It's the end of winter and the storks are delivering new babies to the circus residents in its Florida winter quarters. All mothers receive their parcels except one elephant, Mrs. Jumbo. But after the circus leaves, a lost stork brings him an elephant which, to everyone's surprise, is characterized by two enormous ears. He becomes the object of ridicule of all the other female elephants, he is immediately nicknamed "Dumbo" (dumb in English means stupid).

Mrs. Jumbo tries to remain dignified, surrounding her baby with all her motherly love. However, when a handful of ill-mannered boys once again taunt Dumbo, her distraught mother, unable to deal with the permanent wickedness of which her baby is the victim, she plucks one with her trunk and gives him a spanking. You will pay dearly for her gesture as her sir. Loyal, after whipping her, chained her up and locked her in a cage. Considered a "different" from the other crew members, Dumbo is now alone. Fortunately, the cunning mouse Timothy consoles him and decides to make him a real circus star.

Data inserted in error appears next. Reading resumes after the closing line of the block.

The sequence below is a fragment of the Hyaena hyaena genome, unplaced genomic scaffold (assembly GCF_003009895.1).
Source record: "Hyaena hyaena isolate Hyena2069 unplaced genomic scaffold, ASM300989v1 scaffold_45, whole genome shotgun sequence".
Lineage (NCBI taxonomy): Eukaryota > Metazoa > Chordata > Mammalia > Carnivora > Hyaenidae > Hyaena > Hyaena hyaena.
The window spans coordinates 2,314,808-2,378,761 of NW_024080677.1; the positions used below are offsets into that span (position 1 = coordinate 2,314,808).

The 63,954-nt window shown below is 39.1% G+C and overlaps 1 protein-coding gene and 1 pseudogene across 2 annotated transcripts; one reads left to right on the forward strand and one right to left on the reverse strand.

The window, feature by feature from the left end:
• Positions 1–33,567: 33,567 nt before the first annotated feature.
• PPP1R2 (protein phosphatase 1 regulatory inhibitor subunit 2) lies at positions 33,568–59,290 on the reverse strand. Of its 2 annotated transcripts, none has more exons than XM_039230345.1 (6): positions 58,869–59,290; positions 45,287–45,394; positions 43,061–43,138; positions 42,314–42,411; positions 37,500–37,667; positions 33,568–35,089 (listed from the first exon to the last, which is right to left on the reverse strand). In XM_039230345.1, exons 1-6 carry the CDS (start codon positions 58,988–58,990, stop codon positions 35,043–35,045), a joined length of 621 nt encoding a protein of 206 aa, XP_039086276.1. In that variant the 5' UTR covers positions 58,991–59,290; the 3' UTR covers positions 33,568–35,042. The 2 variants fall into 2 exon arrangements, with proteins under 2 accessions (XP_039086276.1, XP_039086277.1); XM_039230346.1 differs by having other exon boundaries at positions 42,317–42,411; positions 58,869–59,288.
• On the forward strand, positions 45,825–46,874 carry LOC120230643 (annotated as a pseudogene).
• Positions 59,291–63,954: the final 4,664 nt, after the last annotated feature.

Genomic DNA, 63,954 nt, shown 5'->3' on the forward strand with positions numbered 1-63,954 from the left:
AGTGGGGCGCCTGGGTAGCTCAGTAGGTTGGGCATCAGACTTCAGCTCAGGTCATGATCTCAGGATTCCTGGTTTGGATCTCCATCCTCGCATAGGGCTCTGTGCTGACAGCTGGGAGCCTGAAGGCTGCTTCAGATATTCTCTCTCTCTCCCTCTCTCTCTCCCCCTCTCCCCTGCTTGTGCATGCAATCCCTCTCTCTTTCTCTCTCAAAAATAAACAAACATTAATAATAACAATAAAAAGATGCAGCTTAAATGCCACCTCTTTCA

Timothy tries to perform several circus acts with Dumbo but all fail: while Dumbo has to jump on a trampoline to land on top of a pyramid of elephants balancing on a ball, he trips over his ears and rolling ends up hitting the ball that supported the pyramid , which collapses dragging the entire circus tent with it. In the nearby town, the ringmaster decides to make Dumbo a clown, to the grave shame and embarrassment of the other elephants.